Dec 30, 2013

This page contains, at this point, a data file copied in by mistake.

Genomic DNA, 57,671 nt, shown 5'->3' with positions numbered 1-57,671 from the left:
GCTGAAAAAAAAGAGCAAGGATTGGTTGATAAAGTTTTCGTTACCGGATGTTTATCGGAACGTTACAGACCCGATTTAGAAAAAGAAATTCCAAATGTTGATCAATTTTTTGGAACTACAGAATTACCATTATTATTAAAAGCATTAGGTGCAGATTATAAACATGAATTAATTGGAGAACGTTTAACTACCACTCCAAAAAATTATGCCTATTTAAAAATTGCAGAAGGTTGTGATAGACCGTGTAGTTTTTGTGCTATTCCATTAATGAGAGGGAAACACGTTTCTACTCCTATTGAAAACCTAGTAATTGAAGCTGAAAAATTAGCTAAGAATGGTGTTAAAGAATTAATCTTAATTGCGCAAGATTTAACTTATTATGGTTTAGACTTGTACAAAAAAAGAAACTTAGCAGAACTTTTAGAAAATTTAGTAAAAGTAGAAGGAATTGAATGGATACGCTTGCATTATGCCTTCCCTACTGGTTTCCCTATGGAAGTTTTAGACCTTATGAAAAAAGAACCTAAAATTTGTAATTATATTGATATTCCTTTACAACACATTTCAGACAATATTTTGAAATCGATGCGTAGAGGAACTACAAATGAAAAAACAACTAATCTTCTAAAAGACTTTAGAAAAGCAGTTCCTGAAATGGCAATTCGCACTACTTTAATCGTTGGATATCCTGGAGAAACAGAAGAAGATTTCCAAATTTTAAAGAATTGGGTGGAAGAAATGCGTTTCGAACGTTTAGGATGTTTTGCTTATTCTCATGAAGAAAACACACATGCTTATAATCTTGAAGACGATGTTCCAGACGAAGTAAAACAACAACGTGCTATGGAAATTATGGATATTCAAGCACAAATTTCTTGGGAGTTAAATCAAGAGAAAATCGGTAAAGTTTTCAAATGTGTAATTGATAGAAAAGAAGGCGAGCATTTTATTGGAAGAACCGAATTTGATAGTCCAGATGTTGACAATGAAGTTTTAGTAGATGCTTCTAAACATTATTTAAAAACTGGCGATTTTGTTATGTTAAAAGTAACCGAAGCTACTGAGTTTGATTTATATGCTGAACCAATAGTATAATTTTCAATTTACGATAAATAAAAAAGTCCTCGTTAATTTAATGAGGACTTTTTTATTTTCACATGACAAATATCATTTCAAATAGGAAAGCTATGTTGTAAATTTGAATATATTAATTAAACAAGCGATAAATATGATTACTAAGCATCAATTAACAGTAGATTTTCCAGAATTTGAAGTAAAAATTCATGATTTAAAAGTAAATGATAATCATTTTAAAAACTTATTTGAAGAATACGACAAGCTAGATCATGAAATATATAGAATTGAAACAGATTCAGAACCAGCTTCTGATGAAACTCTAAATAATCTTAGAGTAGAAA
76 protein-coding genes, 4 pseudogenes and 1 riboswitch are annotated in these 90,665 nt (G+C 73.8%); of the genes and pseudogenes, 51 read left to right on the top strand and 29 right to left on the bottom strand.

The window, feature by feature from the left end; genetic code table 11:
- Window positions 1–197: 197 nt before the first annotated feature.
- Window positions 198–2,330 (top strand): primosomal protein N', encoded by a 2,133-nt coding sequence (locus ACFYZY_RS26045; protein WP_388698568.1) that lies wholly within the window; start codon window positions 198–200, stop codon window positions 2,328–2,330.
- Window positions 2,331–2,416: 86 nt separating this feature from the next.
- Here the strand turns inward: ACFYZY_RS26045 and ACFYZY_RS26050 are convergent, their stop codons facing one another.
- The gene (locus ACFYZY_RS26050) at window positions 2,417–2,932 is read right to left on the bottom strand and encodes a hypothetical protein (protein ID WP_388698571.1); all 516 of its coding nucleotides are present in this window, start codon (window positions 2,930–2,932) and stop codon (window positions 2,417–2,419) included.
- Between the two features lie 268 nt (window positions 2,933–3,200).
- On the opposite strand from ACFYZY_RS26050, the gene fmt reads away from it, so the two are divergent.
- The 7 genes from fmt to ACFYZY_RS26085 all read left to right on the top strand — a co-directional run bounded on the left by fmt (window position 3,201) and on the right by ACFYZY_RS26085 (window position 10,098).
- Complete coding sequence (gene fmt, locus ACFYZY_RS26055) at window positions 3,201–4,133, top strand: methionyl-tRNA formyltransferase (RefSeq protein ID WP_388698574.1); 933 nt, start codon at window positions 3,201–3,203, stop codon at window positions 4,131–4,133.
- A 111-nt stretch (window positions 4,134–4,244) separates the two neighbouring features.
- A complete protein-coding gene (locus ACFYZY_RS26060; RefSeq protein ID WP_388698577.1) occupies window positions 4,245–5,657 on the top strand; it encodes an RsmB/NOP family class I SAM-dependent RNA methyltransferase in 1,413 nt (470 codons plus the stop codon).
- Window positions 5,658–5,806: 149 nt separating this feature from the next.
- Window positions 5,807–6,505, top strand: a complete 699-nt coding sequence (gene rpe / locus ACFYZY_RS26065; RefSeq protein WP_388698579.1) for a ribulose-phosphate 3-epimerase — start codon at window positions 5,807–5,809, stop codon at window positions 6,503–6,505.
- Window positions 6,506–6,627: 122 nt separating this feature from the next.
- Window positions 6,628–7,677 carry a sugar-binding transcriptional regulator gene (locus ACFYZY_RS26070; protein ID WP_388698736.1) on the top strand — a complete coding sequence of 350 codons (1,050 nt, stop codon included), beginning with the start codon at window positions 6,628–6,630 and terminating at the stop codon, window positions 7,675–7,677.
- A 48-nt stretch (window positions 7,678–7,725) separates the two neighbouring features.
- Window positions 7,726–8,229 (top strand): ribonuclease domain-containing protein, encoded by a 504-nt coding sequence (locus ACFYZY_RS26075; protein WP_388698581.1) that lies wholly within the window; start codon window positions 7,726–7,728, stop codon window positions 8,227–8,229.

Why are some animal species disappearing? How do we bring them back? Are we heading towards a world ‘without tigers’? Are there enough initiatives to address the plight of these magnificent cats? ‘Tigers Forever-Saving the World’s Most Endangered Big Cat’ published by a National Geographic photojournalist Steve Winter and co-authored by Sharon Guynup is a tell-all tale about the tiger’s fight for survival which answers the above mentioned questions. According to Guynup, only 3,200 (wild) tigers have been left, scattered in small pockets across Asia. In the final words of the book, she writes, “That’s a shockingly low number. The time to act is now. Once the last tigers disappear, no longer gliding on velvet paws through the jungle, we cannot bring them back.” Before he decided to collaborate with Guynup on this book, Winter spent a decade on assignments in search of wild tigers, trying to capture images of the magnificent cat in Myanmar, India, Sumatra and Thailand, hoping to reinvigorate global concern as their numbers continued to plummet. Guynup, an environmental journalist, began reporting on issues of the big cats, seven years ago. “In 2007, while working on a story about poaching in India’s Kaziranga National Park, I glimpsed my first tiger in the wild and started writing about them. I studied the various initiatives taken across the globe and realized that together, we needed to speak louder for tigers,” Guynup told PTI in an interview. Sharing his experience about one of the most challenging shots taken for the book, Winter says, “It took me nearly a month, waiting outside a den in Bandhavgarh on an elephant, to get the photograph that is the cover of the book.” Adding to his story Sharon says, “When Steve first came to Bandhavgarh six months ago, he wanted to capture images of two mothers there with their cubs. By the time he came to India after finalising the permits, both mothers were dead, one poisoned and the other run over by a park vehicle.” However, another big challenge that two of them had to face was Hurricane Sandy which made the publishing of this book under deadline even more difficult. “When Hurricane Sandy hit the US, we had just begun working on the book. Our home was flooded, we were displaced–and we were under pressure of deadlines as National Geographic wanted the book release to coincide with their 125th anniversary, which was in October this year,” Guynup says. “Our building was inundated with five feet of noxious water that knocked out all building systems and destroyed lots of personal property, including files, photo equipment, and 20 years of field gear,” she adds. The book published by National Geographic and distributed by Random House, includes over 100 images of tigers and their secret behaviours with insights into why one of the world’s most iconic species is careening towards the edge. “The book also includes information gleaned from over 60 interviews with tiger experts across the globe, exploring why these cats have been both feared and revered throughout human history, detailing the threats that face them and the bold initiatives to save them,” says Guynup.